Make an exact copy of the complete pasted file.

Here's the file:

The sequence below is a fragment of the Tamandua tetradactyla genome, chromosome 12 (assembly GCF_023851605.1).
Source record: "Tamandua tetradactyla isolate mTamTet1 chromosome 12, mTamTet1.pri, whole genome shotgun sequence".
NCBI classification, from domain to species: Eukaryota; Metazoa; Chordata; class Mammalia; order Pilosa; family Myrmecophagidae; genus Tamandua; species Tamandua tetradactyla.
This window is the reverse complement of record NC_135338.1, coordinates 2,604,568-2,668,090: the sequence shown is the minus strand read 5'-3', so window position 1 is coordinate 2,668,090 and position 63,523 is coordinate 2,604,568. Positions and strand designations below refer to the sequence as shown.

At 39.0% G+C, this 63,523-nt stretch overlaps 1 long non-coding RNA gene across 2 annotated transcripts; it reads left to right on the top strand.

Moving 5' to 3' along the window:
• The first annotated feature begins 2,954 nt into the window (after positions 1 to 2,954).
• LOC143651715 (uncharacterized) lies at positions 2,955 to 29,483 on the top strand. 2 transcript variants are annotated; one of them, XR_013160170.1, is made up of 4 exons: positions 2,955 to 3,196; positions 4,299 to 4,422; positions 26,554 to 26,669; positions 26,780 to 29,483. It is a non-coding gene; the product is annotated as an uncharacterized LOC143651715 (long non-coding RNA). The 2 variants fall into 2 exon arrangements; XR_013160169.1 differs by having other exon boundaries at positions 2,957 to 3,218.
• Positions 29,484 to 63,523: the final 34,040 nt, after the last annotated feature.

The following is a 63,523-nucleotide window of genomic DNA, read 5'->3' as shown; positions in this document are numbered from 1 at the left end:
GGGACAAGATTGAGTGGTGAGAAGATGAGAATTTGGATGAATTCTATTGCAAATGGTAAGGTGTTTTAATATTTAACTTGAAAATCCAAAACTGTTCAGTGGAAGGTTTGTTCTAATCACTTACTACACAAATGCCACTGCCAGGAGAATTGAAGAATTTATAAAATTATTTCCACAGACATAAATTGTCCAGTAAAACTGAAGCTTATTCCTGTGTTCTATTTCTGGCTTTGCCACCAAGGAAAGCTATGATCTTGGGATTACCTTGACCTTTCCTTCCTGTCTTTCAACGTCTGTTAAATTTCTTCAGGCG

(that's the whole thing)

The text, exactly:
The sequence below is a fragment of the Tamandua tetradactyla genome, chromosome 12 (assembly GCF_023851605.1).
Source record: "Tamandua tetradactyla isolate mTamTet1 chromosome 12, mTamTet1.pri, whole genome shotgun sequence".
NCBI classification, from domain to species: Eukaryota; Metazoa; Chordata; class Mammalia; order Pilosa; family Myrmecophagidae; genus Tamandua; species Tamandua tetradactyla.
This window is the reverse complement of record NC_135338.1, coordinates 2,604,568-2,668,090: the sequence shown is the minus strand read 5'-3', so window position 1 is coordinate 2,668,090 and position 63,523 is coordinate 2,604,568. Positions and strand designations below refer to the sequence as shown.

At 39.0% G+C, this 63,523-nt stretch overlaps 1 long non-coding RNA gene across 2 annotated transcripts; it reads left to right on the top strand.

Moving 5' to 3' along the window:
• The first annotated feature begins 2,954 nt into the window (after positions 1 to 2,954).
• LOC143651715 (uncharacterized) lies at positions 2,955 to 29,483 on the top strand. 2 transcript variants are annotated; one of them, XR_013160170.1, is made up of 4 exons: positions 2,955 to 3,196; positions 4,299 to 4,422; positions 26,554 to 26,669; positions 26,780 to 29,483. It is a non-coding gene; the product is annotated as an uncharacterized LOC143651715 (long non-coding RNA). The 2 variants fall into 2 exon arrangements; XR_013160169.1 differs by having other exon boundaries at positions 2,957 to 3,218.
• Positions 29,484 to 63,523: the final 34,040 nt, after the last annotated feature.

The following is a 63,523-nucleotide window of genomic DNA, read 5'->3' as shown; positions in this document are numbered from 1 at the left end:
GGGACAAGATTGAGTGGTGAGAAGATGAGAATTTGGATGAATTCTATTGCAAATGGTAAGGTGTTTTAATATTTAACTTGAAAATCCAAAACTGTTCAGTGGAAGGTTTGTTCTAATCACTTACTACACAAATGCCACTGCCAGGAGAATTGAAGAATTTATAAAATTATTTCCACAGACATAAATTGTCCAGTAAAACTGAAGCTTATTCCTGTGTTCTATTTCTGGCTTTGCCACCAAGGAAAGCTATGATCTTGGGATTACCTTGACCTTTCCTTCCTGTCTTTCAACGTCTGTTAAATTTCTTCAGGCG